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Ethics Questions

Kant Questions

Write your answers in complete sentences, not fragments, not stray phrases.  If any of these questions is unclear, email me with a query and I will try to clarify it.

1.  Explain how the first paragraph of Kant’s Fundamental Principles of The Metaphysics of Morals  on page 78 contains a critique of virtue ethics. In your response, be sure to refer to the first sentence in which Kant says, “Nothing in the world can be considered good without qualification except a good will.” 

2.   Explain what Kant means when he says that “the moral worth of an action does not lie in the effect expected from it, nor in any principle of actions which requires to borrow its motive from this expected effect.”

3. Would the use of banned performance-enhancing drugs in athletic competition be in accord with or in violation of Kantian ethics?  Explain your answer in detail.  Be sure to refer both to the Categorical Imperative and the Practical Imperative in your response.

4.  Explain Kant’s use of the words “inclination” and “duty.”  What important distinction does he draw between them? 

5.  Read the article about Judge W. Arthur Garrity in the Web Links section.  Explain how his decision-making as a judge is an example of Kantian ethical reasoning.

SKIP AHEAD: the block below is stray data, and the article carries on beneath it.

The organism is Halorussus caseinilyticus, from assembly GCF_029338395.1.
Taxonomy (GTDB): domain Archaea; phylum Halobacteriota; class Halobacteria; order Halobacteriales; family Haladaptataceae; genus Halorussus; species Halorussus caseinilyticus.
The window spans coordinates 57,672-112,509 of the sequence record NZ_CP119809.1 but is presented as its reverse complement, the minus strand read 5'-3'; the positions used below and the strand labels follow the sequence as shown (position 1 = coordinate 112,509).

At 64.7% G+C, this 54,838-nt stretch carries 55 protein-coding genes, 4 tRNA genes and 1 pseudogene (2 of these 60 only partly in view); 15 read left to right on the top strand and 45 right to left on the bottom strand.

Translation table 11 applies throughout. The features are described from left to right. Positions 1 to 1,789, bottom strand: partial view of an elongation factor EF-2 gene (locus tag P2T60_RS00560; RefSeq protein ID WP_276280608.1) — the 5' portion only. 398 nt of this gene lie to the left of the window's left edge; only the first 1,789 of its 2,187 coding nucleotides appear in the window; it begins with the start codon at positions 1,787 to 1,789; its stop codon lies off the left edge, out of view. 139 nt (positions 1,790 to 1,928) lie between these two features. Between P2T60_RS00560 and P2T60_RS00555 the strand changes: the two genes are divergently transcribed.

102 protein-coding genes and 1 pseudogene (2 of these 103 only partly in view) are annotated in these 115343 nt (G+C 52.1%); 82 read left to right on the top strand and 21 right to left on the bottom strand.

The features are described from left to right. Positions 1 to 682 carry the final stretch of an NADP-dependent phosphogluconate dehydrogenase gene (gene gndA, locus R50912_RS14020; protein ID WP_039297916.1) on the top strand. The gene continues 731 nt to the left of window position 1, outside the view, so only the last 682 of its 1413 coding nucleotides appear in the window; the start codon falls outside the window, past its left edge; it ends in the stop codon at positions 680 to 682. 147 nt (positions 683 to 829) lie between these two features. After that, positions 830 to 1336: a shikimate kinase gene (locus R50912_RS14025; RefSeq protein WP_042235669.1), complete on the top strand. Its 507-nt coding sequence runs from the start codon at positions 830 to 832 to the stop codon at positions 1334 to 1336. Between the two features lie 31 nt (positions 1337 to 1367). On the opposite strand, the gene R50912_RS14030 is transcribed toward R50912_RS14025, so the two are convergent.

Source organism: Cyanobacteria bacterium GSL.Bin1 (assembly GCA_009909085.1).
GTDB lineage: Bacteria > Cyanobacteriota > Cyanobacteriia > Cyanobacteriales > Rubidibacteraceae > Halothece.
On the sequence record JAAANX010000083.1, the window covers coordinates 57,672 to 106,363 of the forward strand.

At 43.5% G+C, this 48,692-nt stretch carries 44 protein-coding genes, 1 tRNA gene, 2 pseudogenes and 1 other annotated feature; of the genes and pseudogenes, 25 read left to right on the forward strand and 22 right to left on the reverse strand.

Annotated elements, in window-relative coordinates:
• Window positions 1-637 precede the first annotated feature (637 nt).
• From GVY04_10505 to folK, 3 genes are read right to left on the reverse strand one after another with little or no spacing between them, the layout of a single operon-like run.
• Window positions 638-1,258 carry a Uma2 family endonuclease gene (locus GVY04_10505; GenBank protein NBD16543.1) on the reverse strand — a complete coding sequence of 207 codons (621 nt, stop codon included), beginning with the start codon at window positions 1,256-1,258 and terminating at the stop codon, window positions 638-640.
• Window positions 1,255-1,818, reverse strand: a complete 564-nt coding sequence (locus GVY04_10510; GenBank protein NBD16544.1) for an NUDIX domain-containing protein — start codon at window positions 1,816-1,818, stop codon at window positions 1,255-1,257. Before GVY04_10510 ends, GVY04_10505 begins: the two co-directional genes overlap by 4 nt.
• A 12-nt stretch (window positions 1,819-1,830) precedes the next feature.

6.  In his essay What Utilitarianism Is John Stuart Mill invokes two figures, Socrates and Jesus of Nazareth, at two critical junctures in his definition/defense. Explain why he refers to each.  What points about Utilitarianism is he emphasizing via these references?  What aspect of each person does he try to connect with Utilitarian thought?

7.  Read the article by Nancy Gertner in the Web Links section (“The problem of mass incarceration”) and explain how it is an example of Utilitarian ethical reasoning.

8.  Explain the significance of John Stuart Mill’s assertion that the higher quality pleasure can be determined by its selection by people who are “competently acquainted with both” sorts of pleasure.  Although Waller seems to think this might reduce pleasure to what the upper class might consider, how might we defend Mill’s idea?  Why is this phrase “competently acquainted with both” an important qualification? Why is his reference to “faculties more elevated” an important criterion?

9.  Explain the difference between Act and Rule Utilitarianism. Be thorough (this is not the easiest question).  Give two examples.

10. Explain the following passage from John Stuart Mill:

…utility would enjoin, first, that laws and social arrangements should place the

Utilitarianism Questions

Happiness, or (as speaking practically it may be called) the interest, of every individual, as nearly as possible in harmony with the interest of the whole;

and secondly, that education and opinion, which have so vast a power over

human character should so use that power as to establish in the mind of

every individual an indissoluble association between his own happiness